Supreme Court reverses Second Circuit and enforces arbitration clause that includes waiver of class arbitration

by Saul Ewing LLP
Contact

Summary

The Supreme Court has issued another in a series of decisions that have revealed its desire to limit the impact of class actions. It held that under the Federal Arbitration Act, courts must vigorously enforce arbitration agreements according to their terms, and the fact that it would be prohibitively expensive for the individual plaintiffs to pursue their respective claims did not justify invalidating the parties’ arbitration agreement, including the waiver of class arbitrations.

In a 5-3 decision in which Justice Sotomayor did not participate, the United States Supreme Court held the Federal Arbitration Act (the “FAA”) does not permit courts to invalidate arbitration agreements on the ground that they do not permit class arbitration of a federal law claim. In so doing, it reversed the Second Circuit Court of Appeals, which had held the waiver to be unenforceable in light of the fact that it would have been prohibitively expensive for the plaintiff to attempt to vindicate its rights under the federal antitrust laws by proceeding on its own. In a sharp dissent, the three judge minority called the majority’s opinion a “betrayal” of its precedents.

At issue in American Express v. Italian Colors Restaurant, 2013 WL 3064410 (June 20, 2013), was a dispute between certain merchants that accept American Express cards and American Express. Plaintiffs initiated a class action for alleged violation of the federal antitrust laws, contending that American Express had abused its monopoly power to force them to accept rates that were significantly higher than those charged by competing credit cards. They sought treble damages.

The agreement between the parties contained a clause requiring all disputes to be resolved through arbitration, and expressly providing that “there shall be no right or authority for any Claims to be arbitrated on a class action basis.” Citing to that language, American Express moved to compel individual arbitrations under the FAA. In countering that motion, the merchants submitted the declaration of an economist, who estimated that the expert report necessary to prove the antitrust claim would cost at least several hundred thousand, and possibly as much as one million dollars. By contrast, the maximum recovery for an individual plaintiff would be $12,850, or $38,549 when trebled. The district court granted American Express’s motion and dismissed the lawsuits. The Second Circuit reversed, finding that the class action waiver was not enforceable given the prohibitive costs the individual plaintiffs would be forced to incur in order to prove their respective cases in relation to the relatively small available recovery.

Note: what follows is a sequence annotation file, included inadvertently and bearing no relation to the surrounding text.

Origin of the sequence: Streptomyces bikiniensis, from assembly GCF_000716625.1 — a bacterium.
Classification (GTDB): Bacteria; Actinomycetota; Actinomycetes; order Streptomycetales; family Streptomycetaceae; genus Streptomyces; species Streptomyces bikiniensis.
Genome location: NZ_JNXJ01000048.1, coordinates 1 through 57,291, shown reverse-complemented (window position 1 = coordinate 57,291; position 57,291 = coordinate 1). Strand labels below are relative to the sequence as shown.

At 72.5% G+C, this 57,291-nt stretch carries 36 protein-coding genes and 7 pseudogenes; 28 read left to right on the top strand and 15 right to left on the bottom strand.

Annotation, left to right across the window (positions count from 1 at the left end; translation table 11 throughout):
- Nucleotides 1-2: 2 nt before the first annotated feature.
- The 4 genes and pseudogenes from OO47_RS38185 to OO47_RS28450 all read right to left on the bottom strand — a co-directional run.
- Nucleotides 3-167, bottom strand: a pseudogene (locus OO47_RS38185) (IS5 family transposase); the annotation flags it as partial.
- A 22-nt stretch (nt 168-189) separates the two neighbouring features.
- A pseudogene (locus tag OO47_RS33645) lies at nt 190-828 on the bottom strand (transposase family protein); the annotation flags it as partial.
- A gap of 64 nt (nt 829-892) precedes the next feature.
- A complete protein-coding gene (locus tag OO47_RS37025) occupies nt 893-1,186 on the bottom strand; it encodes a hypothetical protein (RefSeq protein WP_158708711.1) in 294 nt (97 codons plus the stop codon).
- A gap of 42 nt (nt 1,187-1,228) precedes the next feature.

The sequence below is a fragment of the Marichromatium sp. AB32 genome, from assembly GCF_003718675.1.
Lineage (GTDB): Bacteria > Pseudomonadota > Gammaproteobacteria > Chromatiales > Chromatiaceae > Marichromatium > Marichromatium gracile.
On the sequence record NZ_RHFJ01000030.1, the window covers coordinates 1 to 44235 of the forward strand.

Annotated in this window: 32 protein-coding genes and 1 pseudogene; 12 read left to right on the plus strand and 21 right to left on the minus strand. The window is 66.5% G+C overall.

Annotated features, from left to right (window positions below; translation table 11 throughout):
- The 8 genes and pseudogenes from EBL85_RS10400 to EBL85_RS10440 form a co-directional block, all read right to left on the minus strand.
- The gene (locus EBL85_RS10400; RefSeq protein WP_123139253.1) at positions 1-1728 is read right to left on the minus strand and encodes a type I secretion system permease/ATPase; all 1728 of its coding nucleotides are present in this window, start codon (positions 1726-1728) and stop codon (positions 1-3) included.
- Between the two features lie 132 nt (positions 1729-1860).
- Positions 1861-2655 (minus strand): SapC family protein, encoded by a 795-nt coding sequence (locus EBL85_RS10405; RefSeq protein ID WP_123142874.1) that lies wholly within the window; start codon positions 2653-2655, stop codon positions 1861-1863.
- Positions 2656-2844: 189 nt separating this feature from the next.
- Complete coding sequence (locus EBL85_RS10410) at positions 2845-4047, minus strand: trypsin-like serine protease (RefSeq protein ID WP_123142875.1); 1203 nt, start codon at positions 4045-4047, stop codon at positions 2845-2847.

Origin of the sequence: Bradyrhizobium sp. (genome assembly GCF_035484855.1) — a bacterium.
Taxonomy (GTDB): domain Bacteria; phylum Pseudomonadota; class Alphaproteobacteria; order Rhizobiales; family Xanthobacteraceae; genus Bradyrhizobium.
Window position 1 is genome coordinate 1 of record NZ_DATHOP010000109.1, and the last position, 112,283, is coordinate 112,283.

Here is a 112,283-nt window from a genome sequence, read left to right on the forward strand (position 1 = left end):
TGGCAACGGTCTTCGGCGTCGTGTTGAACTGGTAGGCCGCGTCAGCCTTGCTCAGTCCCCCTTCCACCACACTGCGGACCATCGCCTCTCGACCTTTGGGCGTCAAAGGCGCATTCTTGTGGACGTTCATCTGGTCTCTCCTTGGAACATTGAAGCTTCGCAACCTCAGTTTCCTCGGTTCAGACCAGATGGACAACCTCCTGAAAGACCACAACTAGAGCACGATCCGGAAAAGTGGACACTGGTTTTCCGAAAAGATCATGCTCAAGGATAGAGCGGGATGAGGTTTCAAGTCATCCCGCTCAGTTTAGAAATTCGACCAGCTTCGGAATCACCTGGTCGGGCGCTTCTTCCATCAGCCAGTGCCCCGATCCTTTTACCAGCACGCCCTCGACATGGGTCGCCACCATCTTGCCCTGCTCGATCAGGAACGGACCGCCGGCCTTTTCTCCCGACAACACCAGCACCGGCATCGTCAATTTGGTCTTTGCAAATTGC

The Supreme Court vacated the Second Circuit’s decision and remanded the matter for further consideration in light of Stolt –Nielsen S.A. v. AnimalFeeds Int’l Corp., 559 U.S. 662, 130 S. Ct. 1758 (2010), which held that a party cannot be compelled to submit to class arbitration absent an agreement to do so. After the remand, the Second Circuit confirmed its earlier decision, and noted that such decision did not compel class arbitration. On appeal, the Supreme Court reversed the Second Circuit. In so doing, the Court stated that under the FAA, courts must vigorously enforce arbitration agreements according to their terms. The Court further noted that nothing contained in the antitrust laws dictated a different result, and the fact that it would be prohibitively expensive for the individual plaintiffs to pursue their respective claims did not justify invalidating the parties’ arbitration agreement, including the waiver of class arbitrations. The Court cited to its earlier opinion in AT&T Mobility, LLC v. Concepcion, 131 S. Ct. 1740 (2011), stating that the earlier decision “all but resolves” the instant case. In AT&T Mobility, the Court struck down a California law that conditioned enforcement of arbitration on the availability of a class procedure. The American Express Court quoted language from AT&T Mobility that described a class arbitration procedure as sacrificing the efficiency and informality of a standard arbitration.

The vigorous dissent argued that the majority’s decision left the merchants in question unable to seek meaningful redress for their claimed antitrust injury. “The Court today mistakes what this case is about. To a hammer, everything looks like a nail. And to a Court bent on diminishing the usefulness of [Federal Rule of Civil Procedure 23 (governing class actions)] everything looks like a class action, ready to be dismantled.”

Recent Supreme Court cases have revealed the Court’s tendency to limit the impact of class actions. The American Express decision marks another step in that direction.

DISCLAIMER: Because of the generality of this update, the information provided herein may not be applicable in all situations and should not be acted upon without specific legal advice based on particular situations.

© Saul Ewing LLP | Attorney Advertising

Written by:

Saul Ewing LLP
Contact
more
less

Saul Ewing LLP on:

Readers' Choice 2017
Reporters on Deadline

"My best business intelligence, in one easy email…"

Your first step to building a free, personalized, morning email brief covering pertinent authors and topics on JD Supra:
Sign up using*

Already signed up? Log in here

*By using the service, you signify your acceptance of JD Supra's Privacy Policy.
Privacy Policy (Updated: October 8, 2015):
hide